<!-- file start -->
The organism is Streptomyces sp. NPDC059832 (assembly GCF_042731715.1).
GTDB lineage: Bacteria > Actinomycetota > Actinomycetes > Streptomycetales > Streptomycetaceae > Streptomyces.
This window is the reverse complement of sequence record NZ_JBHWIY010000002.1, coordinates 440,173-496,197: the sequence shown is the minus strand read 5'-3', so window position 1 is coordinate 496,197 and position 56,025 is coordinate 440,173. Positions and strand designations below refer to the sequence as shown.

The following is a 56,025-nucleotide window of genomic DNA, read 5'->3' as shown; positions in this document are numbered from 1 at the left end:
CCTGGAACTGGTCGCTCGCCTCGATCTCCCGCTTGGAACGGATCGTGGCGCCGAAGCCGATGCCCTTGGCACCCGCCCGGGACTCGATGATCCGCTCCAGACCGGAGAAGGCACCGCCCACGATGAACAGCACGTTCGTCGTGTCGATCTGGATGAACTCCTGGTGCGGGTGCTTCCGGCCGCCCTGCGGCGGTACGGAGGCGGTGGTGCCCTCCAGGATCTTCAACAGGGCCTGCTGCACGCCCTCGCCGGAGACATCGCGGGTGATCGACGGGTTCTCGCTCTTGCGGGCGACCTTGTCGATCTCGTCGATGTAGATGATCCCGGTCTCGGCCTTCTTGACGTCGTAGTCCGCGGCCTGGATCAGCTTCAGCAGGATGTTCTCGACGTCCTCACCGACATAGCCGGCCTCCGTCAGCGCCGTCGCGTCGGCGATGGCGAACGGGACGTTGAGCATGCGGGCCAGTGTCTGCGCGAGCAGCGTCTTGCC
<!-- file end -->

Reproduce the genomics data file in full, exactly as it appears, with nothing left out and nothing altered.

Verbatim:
The organism is Streptomyces sp. NPDC059832 (assembly GCF_042731715.1).
GTDB lineage: Bacteria > Actinomycetota > Actinomycetes > Streptomycetales > Streptomycetaceae > Streptomyces.
This window is the reverse complement of sequence record NZ_JBHWIY010000002.1, coordinates 440,173-496,197: the sequence shown is the minus strand read 5'-3', so window position 1 is coordinate 496,197 and position 56,025 is coordinate 440,173. Positions and strand designations below refer to the sequence as shown.

The following is a 56,025-nucleotide window of genomic DNA, read 5'->3' as shown; positions in this document are numbered from 1 at the left end:
CCTGGAACTGGTCGCTCGCCTCGATCTCCCGCTTGGAACGGATCGTGGCGCCGAAGCCGATGCCCTTGGCACCCGCCCGGGACTCGATGATCCGCTCCAGACCGGAGAAGGCACCGCCCACGATGAACAGCACGTTCGTCGTGTCGATCTGGATGAACTCCTGGTGCGGGTGCTTCCGGCCGCCCTGCGGCGGTACGGAGGCGGTGGTGCCCTCCAGGATCTTCAACAGGGCCTGCTGCACGCCCTCGCCGGAGACATCGCGGGTGATCGACGGGTTCTCGCTCTTGCGGGCGACCTTGTCGATCTCGTCGATGTAGATGATCCCGGTCTCGGCCTTCTTGACGTCGTAGTCCGCGGCCTGGATCAGCTTCAGCAGGATGTTCTCGACGTCCTCACCGACATAGCCGGCCTCCGTCAGCGCCGTCGCGTCGGCGATGGCGAACGGGACGTTGAGCATGCGGGCCAGTGTCTGCGCGAGCAGCGTCTTGCC